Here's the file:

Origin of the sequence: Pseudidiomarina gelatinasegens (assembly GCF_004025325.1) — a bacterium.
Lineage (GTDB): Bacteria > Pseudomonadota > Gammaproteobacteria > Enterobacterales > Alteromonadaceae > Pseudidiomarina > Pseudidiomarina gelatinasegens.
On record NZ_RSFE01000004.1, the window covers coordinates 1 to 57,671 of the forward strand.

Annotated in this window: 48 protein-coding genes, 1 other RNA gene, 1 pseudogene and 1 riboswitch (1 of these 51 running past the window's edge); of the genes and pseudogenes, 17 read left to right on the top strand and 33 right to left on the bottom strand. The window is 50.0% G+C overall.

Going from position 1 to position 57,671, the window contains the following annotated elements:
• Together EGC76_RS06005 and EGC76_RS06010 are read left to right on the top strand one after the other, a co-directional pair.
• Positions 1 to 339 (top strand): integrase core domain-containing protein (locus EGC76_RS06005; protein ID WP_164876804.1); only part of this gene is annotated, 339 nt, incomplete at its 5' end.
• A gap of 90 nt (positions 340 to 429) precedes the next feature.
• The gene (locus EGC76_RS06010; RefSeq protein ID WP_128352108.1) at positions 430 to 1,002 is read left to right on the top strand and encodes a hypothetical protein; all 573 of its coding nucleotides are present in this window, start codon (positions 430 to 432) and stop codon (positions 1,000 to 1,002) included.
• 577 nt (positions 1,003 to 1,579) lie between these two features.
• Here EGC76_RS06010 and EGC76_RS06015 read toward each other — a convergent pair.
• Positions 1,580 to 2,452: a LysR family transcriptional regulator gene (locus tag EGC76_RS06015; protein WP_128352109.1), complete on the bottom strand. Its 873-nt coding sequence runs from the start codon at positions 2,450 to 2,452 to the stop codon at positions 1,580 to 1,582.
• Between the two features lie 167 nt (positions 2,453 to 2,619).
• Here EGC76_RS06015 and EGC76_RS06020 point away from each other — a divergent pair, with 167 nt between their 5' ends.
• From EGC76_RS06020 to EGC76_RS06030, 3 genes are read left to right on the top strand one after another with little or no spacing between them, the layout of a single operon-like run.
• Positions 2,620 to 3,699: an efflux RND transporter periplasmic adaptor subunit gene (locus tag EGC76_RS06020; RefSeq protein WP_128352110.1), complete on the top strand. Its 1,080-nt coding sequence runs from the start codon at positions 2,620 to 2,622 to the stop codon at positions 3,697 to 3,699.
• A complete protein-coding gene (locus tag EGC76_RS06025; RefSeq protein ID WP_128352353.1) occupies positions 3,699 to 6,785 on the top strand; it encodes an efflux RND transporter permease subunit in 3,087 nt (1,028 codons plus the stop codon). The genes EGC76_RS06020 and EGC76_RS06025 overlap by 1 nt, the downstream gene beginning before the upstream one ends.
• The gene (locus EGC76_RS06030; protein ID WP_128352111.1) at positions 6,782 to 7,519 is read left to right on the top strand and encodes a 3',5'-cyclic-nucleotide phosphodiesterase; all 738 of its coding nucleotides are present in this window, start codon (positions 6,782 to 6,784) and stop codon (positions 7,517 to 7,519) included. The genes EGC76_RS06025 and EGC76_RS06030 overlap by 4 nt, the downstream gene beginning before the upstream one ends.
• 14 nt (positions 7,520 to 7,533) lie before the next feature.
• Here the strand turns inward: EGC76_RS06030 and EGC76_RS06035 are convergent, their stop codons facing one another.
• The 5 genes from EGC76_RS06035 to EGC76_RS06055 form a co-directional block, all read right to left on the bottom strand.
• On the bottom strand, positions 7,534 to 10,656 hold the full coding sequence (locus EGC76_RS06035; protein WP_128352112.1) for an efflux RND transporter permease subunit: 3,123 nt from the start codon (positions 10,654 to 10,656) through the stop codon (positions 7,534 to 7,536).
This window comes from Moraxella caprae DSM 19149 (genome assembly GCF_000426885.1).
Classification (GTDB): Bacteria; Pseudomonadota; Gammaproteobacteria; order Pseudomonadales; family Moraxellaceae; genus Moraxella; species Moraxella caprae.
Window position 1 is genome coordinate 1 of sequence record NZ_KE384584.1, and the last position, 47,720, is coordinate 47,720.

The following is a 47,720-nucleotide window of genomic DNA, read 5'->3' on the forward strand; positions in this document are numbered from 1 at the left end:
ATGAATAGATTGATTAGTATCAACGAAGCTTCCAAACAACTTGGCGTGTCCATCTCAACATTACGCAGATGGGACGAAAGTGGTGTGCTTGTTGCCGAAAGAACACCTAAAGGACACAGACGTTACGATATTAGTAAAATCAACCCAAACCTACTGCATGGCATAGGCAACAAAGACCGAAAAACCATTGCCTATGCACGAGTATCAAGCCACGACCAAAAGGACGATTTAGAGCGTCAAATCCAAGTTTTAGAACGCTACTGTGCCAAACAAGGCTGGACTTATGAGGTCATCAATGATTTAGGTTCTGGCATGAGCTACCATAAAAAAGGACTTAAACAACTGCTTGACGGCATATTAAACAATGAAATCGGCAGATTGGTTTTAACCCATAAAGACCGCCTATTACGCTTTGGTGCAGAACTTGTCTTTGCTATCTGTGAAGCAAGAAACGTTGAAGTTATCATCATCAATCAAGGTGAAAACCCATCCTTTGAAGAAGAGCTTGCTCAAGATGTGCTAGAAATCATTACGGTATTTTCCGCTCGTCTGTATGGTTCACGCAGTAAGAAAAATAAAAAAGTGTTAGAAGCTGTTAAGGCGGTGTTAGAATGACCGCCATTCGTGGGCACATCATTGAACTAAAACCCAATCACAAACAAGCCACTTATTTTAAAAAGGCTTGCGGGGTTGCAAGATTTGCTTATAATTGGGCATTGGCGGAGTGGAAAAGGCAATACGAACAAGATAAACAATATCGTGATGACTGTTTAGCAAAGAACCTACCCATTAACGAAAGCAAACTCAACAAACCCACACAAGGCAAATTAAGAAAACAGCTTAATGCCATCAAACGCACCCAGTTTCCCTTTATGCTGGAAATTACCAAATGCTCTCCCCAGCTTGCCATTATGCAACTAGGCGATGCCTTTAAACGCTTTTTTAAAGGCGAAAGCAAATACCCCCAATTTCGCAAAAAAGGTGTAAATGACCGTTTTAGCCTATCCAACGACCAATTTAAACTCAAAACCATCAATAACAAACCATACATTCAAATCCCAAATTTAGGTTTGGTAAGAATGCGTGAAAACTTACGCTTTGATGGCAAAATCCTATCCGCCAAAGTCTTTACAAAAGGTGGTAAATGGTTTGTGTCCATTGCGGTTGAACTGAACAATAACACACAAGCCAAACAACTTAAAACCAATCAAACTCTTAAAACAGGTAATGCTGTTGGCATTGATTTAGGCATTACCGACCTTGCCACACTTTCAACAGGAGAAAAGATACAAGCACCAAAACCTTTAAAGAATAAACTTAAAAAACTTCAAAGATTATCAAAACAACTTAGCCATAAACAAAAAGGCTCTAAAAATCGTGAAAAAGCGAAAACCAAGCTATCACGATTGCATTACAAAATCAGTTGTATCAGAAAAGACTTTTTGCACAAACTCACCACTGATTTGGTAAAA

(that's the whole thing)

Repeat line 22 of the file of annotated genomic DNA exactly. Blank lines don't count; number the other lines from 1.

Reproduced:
• On the bottom strand, positions 7,534 to 10,656 hold the full coding sequence (locus EGC76_RS06035; protein WP_128352112.1) for an efflux RND transporter permease subunit: 3,123 nt from the start codon (positions 10,654 to 10,656) through the stop codon (positions 7,534 to 7,536).